Ultimately, the silent cruising through the ocean, with me being in total control of my craft was the selling point.  My father is definitely a strong influence here, we always had yachts when others had power boats, gliders when others had planes, a big, dirty stink boat was never likely to be an option.

Do you remember the first fish that you caught from a kayak?

Absolutely, after I got my Adventure, I was itching to get out on the water, but we were going through a patch of shocking weather.  Weekend after weekend I was housebound, until the weather gods showed mercy and I tagged along with some of the local crew for a trip to Penguin Island.  My first fish was caught that day, and was the classic old “bread and butter” species of Tommy Ruff, or Herring.  A good honest fish I tell myself, took a chunk of prawn under a float, a tried and proven method for gathering a feed of these fellas that has never let me down over the years.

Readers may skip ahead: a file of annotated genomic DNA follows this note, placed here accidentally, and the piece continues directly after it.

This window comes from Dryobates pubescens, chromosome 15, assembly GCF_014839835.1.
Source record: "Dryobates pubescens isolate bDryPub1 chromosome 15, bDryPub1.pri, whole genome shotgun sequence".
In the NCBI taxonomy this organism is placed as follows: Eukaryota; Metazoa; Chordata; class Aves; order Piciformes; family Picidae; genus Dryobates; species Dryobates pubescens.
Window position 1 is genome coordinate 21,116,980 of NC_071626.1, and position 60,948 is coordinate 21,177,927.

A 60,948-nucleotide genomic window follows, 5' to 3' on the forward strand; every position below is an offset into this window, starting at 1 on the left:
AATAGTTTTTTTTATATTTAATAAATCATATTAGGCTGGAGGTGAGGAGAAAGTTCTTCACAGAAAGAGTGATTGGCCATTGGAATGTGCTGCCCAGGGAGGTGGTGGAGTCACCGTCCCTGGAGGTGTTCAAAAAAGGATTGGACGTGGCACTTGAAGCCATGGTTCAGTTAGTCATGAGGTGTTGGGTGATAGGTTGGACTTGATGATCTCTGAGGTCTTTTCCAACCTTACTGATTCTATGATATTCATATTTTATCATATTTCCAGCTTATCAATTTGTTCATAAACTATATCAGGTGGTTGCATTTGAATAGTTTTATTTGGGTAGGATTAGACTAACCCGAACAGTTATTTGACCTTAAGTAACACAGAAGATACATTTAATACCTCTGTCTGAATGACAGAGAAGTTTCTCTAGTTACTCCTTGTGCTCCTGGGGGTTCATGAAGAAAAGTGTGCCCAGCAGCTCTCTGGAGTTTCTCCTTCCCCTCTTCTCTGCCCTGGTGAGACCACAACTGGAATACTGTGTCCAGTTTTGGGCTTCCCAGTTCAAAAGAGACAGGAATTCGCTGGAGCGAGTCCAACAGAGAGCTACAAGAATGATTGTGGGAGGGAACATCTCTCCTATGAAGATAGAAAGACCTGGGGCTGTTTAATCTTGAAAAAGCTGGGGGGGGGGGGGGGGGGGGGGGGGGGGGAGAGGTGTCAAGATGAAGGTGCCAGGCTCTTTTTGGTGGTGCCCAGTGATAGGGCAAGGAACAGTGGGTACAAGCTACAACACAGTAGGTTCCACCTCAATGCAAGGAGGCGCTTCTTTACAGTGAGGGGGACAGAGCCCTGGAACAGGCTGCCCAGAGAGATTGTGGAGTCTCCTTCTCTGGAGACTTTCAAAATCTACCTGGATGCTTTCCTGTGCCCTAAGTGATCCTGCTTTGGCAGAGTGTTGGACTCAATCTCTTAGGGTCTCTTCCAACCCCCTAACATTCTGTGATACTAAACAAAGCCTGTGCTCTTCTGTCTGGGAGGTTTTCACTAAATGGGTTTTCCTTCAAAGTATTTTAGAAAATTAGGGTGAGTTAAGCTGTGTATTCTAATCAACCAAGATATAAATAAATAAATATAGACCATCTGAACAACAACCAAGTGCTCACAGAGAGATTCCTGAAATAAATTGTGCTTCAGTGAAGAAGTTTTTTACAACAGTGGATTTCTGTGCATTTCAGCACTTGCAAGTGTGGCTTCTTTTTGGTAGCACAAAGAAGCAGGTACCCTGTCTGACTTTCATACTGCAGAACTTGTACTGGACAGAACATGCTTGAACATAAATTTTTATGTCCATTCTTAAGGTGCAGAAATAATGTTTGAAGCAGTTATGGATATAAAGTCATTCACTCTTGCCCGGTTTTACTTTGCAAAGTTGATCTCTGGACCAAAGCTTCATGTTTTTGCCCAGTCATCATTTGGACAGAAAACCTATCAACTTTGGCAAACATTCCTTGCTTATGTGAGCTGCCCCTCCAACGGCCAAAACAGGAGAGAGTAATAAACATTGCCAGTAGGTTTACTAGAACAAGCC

Your recent feature film, Above the 26th Parallel, was largely self-produced and edited.  Describe to us the creative processes involved in the creation of this piece of cinema.

Its funny actually, I have absolutely no training of any kind in film making or producing, but I grew up with a stable diet of Wave Warriors and Bones Brigade videos.  There’s something about the combination of music with great footage that really gets me going, and this is reflected in my movie making style.